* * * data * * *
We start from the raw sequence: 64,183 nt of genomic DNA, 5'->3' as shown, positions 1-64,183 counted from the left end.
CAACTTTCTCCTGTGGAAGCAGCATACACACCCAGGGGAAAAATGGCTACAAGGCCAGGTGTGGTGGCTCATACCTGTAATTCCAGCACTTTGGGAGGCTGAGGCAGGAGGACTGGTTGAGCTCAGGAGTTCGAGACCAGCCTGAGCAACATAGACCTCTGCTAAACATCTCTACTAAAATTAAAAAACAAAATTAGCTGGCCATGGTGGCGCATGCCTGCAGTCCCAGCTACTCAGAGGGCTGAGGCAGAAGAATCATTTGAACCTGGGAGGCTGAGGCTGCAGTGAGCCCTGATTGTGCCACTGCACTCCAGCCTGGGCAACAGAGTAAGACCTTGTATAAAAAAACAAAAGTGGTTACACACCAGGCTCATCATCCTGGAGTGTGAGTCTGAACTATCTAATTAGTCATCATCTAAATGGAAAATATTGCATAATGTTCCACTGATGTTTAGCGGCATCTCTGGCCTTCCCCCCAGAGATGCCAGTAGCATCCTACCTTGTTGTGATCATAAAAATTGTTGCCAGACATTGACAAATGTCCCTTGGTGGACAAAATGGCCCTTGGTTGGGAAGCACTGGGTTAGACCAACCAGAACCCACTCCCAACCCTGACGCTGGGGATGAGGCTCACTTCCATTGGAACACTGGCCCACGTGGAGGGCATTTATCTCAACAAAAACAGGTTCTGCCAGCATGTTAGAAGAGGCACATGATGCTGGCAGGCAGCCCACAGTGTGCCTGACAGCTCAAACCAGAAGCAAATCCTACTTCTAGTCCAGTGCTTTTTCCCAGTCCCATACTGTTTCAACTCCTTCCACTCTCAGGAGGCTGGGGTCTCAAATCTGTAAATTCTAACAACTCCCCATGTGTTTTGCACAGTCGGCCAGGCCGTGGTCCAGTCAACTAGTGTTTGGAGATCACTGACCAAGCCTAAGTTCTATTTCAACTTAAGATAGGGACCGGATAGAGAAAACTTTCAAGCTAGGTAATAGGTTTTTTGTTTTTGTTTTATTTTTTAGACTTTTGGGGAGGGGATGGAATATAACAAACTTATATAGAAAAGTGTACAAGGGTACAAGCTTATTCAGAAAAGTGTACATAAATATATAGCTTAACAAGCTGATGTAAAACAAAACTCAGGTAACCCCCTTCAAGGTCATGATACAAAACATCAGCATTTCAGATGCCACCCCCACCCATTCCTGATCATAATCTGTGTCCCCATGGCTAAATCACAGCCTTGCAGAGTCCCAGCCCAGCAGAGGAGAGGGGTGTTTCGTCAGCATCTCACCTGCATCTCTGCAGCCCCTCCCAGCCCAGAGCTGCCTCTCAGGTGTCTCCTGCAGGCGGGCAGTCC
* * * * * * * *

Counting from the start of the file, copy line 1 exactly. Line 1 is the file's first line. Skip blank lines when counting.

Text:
We start from the raw sequence: 64,183 nt of genomic DNA, 5'->3' as shown, positions 1-64,183 counted from the left end.